Tax levies are important for governments and other taxing authorities to collect unpaid taxes. A tax levy is a legal mechanism used to take property or money from a taxpayer to satisfy a tax debt. Understanding the meaning of a tax levy and how it may affect you is important. This blog will explain the basics of a tax levy, the circumstances that may lead to one, and how to avoid them.
What is a Tax Levy?
A tax levy is a legal action taken by a governmental agency or taxing authority to collect unpaid taxes from a taxpayer. Tax levies are typically used as a last resort when other attempts to collect on delinquent taxes have failed. The levy allows the agency to take property or money from the taxpayer to satisfy the tax debt. When a tax levy is imposed, the taxpayer’s wages, bank accounts, and other assets may be subject to seizure to collect the debt.
Tax levies may also be imposed on other entities, such as businesses, trusts, estates, and other organizations that have a tax liability. The levy is placed on the property or assets of the taxpayer and/or the organization responsible for the tax debt.
When is a Tax Levy Imposed?
A tax levy is usually imposed when other attempts to collect unpaid taxes have failed. The IRS or other taxing authorities may take the steps necessary to collect unpaid taxes, including issuing a Notice of Intent to Levy and a Final Notice of Intent to Levy. Once the Final Notice of Intent to Levy is issued, the taxpayer has 30 days to respond. If the taxpayer fails to respond or pay the debt within the 30-day period, the tax levy will be imposed.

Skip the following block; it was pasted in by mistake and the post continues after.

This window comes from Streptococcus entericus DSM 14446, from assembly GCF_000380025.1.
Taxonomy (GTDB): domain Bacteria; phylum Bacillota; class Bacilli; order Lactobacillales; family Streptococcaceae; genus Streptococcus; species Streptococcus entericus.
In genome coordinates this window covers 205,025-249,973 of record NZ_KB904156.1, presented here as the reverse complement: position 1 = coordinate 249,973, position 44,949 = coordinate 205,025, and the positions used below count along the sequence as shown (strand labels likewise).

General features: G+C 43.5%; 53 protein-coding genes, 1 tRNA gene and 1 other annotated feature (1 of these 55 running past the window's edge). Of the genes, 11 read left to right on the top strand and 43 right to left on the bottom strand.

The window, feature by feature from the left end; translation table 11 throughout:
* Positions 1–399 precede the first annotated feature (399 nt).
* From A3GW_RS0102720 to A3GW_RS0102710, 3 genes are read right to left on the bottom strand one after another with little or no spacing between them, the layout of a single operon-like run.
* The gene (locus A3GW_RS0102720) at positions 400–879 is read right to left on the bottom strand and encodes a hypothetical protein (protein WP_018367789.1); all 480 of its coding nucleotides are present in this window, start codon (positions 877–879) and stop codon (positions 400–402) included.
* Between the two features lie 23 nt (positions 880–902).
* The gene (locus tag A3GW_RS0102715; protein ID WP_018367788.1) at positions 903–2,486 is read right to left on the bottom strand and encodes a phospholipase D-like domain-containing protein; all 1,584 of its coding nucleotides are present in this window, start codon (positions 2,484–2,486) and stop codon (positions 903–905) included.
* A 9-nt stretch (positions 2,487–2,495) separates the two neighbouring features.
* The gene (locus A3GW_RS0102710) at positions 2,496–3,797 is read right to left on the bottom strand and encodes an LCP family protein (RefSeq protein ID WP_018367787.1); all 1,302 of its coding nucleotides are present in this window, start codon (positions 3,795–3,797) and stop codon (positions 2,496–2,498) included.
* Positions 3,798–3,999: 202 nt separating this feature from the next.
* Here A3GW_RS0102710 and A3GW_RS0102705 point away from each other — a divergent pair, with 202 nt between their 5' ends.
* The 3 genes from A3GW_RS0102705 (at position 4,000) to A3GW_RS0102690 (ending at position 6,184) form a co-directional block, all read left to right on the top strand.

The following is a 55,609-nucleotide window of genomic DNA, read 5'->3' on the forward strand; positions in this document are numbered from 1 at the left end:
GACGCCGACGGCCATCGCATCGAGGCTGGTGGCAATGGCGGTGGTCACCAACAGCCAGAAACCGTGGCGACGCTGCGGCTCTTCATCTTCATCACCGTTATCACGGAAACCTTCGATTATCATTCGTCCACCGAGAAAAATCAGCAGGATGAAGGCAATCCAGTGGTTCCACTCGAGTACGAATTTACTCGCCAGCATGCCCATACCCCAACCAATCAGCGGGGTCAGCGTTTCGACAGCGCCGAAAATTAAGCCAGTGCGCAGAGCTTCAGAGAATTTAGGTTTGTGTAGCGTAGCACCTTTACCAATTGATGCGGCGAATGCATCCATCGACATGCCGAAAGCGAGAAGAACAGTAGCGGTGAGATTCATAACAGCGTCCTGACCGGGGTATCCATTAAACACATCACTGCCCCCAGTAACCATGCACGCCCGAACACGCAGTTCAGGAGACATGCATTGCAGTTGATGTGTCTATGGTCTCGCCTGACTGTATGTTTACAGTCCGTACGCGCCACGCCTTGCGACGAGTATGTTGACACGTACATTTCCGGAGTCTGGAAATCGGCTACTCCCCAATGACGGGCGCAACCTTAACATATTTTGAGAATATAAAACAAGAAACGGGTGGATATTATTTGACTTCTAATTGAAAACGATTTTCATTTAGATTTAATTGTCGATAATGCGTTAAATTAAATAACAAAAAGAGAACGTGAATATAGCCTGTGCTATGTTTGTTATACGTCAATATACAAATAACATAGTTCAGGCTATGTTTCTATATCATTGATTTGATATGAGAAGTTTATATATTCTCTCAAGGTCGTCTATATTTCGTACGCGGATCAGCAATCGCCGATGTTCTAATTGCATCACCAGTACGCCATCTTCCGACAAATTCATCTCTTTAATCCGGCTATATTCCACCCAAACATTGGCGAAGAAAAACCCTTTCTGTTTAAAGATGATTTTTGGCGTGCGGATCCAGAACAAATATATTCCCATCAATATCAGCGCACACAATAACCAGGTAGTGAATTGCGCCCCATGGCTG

What Property Can Be Seized with a Tax Levy?
When a tax levy is imposed, the IRS or other taxing authorities may seize a taxpayer’s wages, bank accounts, investments, or other property to satisfy the tax debt. The levy may also be placed on other entities, such as businesses, trusts, estates, and other organizations that have a tax liability.
The IRS or other taxing authority may also seize real property, such as land, buildings, or other real estate to pay the tax debt. The IRS or other taxing authority may also place a lien on the taxpayer’s property, a legal claim against the property that must be paid before the property can be sold or transferred.
How to Avoid a Tax Levy
Paying your taxes on time is one of the best ways to avoid tax levies. If you cannot pay the full amount of taxes owed, you should contact the IRS or another taxing authority to discuss payment options. The IRS or other taxing authority may work with you to set up a payment plan or other arrangement to pay the debt. If you have received a Notice of Intent to Levy or a Final Notice of Intent to Levy, it is important to respond to the notice and take the necessary steps to avoid the levy.